Happens to the best of us.
The one who really pulled my chain, however, was the other Youngblood who stood up to speak. White. No, actually, he was Very White. And, young. Looked like he was twelve.
He actually said that - wait, let me get my notes so I can tell you what I wrote down - here it is: "The Diocese of Newark has been known for Social Justice. Maybe it's time to be known for something else. I mean, social justice was then. The question is: What's ahead for us now?"
Mind you, he said this with a straight face and in very reasonable, confident tones.
My friends had to hold me down so I wouldn't get up from my seat, walk across the room, and slap some sense into him with my bare hands.
Social justice, you see, is so.....so...."yesterday". It's all about doing something 'new' so we can be 'known' for that. It's all about 'brand' and 'marketing'.
God help us.
I know. I know. God will. God always does. Because the Gospel of Social Justice is God's "brand" not ours. It's timeless and ageless and doesn't need to be "marketed". It needs to be done.
What this poor, earnest young man doesn't understand is that justice isn't something you work for, achieve, and then go onto something else. It requires constant vigilance and persistence. It's a life-long struggle.
Actually, the correct title of the House Oversight and Government Reform Committee, is, "Lines Crossed: Separation of Church and State: Has the Obama Administration Trampled on Freedom of Religion and Freedom of Conscience?"
Here's the picture which I nicked from Associated Press.
So, what's wrong with this picture?
Anybody? Beuler? Anybody?
Remember: the topic was birth control and religious freedom.
You may have, perchance, noticed that there are no women in the group. Not. One. Especially, not one who was either ordained or of childbearing age.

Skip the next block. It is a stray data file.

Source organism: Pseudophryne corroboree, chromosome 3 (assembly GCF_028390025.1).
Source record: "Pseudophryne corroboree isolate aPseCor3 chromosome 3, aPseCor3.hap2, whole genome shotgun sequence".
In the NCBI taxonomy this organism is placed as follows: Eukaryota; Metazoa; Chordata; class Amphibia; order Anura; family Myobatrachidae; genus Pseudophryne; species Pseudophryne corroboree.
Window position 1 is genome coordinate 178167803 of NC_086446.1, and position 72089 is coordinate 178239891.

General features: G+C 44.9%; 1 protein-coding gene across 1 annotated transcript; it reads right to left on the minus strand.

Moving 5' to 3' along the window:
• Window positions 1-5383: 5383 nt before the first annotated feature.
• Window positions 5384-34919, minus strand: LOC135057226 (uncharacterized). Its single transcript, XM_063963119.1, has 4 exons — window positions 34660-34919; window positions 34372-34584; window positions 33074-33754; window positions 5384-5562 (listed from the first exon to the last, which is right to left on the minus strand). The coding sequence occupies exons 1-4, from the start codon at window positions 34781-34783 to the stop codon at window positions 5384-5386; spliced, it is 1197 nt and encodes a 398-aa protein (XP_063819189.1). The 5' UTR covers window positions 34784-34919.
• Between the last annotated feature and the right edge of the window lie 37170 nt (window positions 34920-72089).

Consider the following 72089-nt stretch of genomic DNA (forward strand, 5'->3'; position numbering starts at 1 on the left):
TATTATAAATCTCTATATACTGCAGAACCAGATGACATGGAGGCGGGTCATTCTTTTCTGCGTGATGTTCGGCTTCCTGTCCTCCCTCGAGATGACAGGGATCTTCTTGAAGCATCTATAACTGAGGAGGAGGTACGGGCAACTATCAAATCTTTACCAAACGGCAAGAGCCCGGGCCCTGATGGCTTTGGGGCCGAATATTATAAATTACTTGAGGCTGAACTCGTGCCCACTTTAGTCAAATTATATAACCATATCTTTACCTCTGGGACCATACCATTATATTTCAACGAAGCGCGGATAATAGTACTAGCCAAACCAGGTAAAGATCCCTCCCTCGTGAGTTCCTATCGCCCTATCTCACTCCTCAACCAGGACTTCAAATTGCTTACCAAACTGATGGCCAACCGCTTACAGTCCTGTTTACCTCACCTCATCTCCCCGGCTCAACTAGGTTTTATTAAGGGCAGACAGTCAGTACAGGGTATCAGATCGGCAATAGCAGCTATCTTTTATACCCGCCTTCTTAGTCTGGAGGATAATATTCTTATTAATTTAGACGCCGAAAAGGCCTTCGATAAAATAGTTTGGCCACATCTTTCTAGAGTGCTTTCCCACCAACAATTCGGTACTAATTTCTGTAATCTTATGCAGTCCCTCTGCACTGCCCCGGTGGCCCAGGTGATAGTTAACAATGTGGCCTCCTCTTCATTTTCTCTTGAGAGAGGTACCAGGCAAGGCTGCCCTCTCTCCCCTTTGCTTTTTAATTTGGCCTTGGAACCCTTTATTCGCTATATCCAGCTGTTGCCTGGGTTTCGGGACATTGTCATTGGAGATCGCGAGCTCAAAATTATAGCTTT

Democratic Representatives Eleanor Holmes Norton of the District of Columbia and Carolyn Maloney of New York walked out in protest.
Maloney, before she left the hearing, took on Issa in her statement: "What I want to know is, where are the women? I look at this panel, and I don't see one single individual representing the tens of millions of women across the country who want and need insurance coverage for basic preventive health care services, including family planning. Where are the women?"
Gee, now that Marriage Equality is becoming less and less debatable and is becoming, more and more, the law of more and more of the land, do you think there's any connection between that and the fact that - in 2012, for God's sake!! - we are talking about birth control?
Actually, we are talking about control - and power. Or, the sense of loss thereof. And, it's no coincidence that the people invited to testify about reproductive rights and religious freedom are all "men of the cloth".
See also: The Gospel of Social Justice and the need for constant, continual vigilance and persistence.
Bishop Derek Rawcliffe, a marvelous little imp of a man from Wales who served as Anglican Bishop of the New Hebrides and Episcopal Bishop of Glasgow and Galloway, and was, for a time, honorary bishop in Ripon and Leeds Diocese.
He was the first bishop in the Church of England to be honest about his sexuality.